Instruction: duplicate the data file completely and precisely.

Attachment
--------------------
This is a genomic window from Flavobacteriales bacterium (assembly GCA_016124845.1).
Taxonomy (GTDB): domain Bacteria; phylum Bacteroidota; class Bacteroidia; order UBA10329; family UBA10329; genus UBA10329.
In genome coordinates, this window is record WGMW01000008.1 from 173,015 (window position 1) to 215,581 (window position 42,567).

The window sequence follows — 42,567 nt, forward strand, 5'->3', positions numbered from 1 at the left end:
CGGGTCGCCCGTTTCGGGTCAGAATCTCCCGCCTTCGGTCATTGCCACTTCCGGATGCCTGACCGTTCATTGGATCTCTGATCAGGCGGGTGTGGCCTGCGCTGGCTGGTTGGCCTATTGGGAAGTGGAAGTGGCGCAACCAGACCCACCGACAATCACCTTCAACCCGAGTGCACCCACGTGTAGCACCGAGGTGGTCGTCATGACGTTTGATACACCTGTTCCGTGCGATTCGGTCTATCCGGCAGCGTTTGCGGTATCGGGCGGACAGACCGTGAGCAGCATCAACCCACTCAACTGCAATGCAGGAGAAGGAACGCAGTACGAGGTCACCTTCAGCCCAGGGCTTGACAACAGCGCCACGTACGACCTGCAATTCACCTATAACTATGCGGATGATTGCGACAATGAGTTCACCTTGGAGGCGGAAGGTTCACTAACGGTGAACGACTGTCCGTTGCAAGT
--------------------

This is a genomic window from Flavobacteriales bacterium (assembly GCA_016124845.1).
Taxonomy (GTDB): domain Bacteria; phylum Bacteroidota; class Bacteroidia; order UBA10329; family UBA10329; genus UBA10329.
In genome coordinates, this window is record WGMW01000008.1 from 173,015 (window position 1) to 215,581 (window position 42,567).

The window sequence follows — 42,567 nt, forward strand, 5'->3', positions numbered from 1 at the left end:
CGGGTCGCCCGTTTCGGGTCAGAATCTCCCGCCTTCGGTCATTGCCACTTCCGGATGCCTGACCGTTCATTGGATCTCTGATCAGGCGGGTGTGGCCTGCGCTGGCTGGTTGGCCTATTGGGAAGTGGAAGTGGCGCAACCAGACCCACCGACAATCACCTTCAACCCGAGTGCACCCACGTGTAGCACCGAGGTGGTCGTCATGACGTTTGATACACCTGTTCCGTGCGATTCGGTCTATCCGGCAGCGTTTGCGGTATCGGGCGGACAGACCGTGAGCAGCATCAACCCACTCAACTGCAATGCAGGAGAAGGAACGCAGTACGAGGTCACCTTCAGCCCAGGGCTTGACAACAGCGCCACGTACGACCTGCAATTCACCTATAACTATGCGGATGATTGCGACAATGAGTTCACCTTGGAGGCGGAAGGTTCACTAACGGTGAACGACTGTCCGTTGCAAGT